Excellent.  The next question I’m still trying to paraphrase it as best as possible.  The question starts off with, “It sounds as though you were a traditional dentist initially.  How did you make the transition to sleep dentistry, and how do you present sleep dentistry to your patients that were part of your general practice?”


Dr. Cress:

He was absolutely right. I was a general dentist for a period of time, getting burned out, and started snooping around.  Actually, I went to a sleep meeting in, again, San Antonio, the TDA, and I just got totally turned on by the whole area.  So, I couldn’t get enough, and I probably have 300, 400 hours in sleep in the past year with regards to CE courses.

So, that has just kind of transpired and grown and fueled my fire going on with regards to it, but, again, I started and looked at the patient as an overall individual from a health care perspective, not from how many fillings I can do, do they need a crown, what’s my production for the day.  Basically, I focused in on the patient and their overall healthcare and providing their healthcare to them.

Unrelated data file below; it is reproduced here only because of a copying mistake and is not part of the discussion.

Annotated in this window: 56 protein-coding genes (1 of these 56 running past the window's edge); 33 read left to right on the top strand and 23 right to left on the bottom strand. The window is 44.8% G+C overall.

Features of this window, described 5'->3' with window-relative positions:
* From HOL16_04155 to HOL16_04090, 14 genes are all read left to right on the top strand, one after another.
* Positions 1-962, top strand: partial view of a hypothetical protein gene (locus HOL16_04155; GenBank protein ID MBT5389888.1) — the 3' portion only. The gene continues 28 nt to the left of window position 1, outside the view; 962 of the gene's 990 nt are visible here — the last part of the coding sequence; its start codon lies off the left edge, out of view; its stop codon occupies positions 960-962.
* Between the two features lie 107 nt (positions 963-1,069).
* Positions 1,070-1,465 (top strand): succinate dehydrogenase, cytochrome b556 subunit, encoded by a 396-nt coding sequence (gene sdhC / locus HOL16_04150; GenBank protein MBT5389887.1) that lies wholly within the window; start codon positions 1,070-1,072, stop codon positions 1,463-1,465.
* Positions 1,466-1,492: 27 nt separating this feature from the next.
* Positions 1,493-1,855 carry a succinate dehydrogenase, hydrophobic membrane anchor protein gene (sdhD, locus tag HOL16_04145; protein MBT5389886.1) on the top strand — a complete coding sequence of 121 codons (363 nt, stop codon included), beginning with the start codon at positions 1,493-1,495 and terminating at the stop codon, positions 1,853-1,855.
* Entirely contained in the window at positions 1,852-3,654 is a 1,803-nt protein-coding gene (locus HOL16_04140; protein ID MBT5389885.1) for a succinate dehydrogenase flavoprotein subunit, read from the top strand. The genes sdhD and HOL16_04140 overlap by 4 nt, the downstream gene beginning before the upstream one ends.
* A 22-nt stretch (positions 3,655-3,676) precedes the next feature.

I will tell you, every single patient picks up and reads that.  “Oh, he doesn’t really care about this filling or this cavity.  He cares more about my health.  Yes, I do snore.  Yes, I am tired.  Yes, I bark at my kids too much.  My husband and I are having issues,” but really, what is it?  It’s because you’re tired.  You don’t have the cognitive responses that you should have from an individual that’s been well-rested.

So, that basically is what turned me on, what fueled the fire, and how I started at it is the basic Epworth.  Then, again, like I said earlier, if you guys sign up for additional courses in dental sleep medicine, you’ll learn that when we see bruxism and we see tori and we see all this, we think it’s overstress or it’s genetics.  No, there’s research out there that supports the fact that all those are associated with sleep, and then you have the co-morbidities associated with sleep.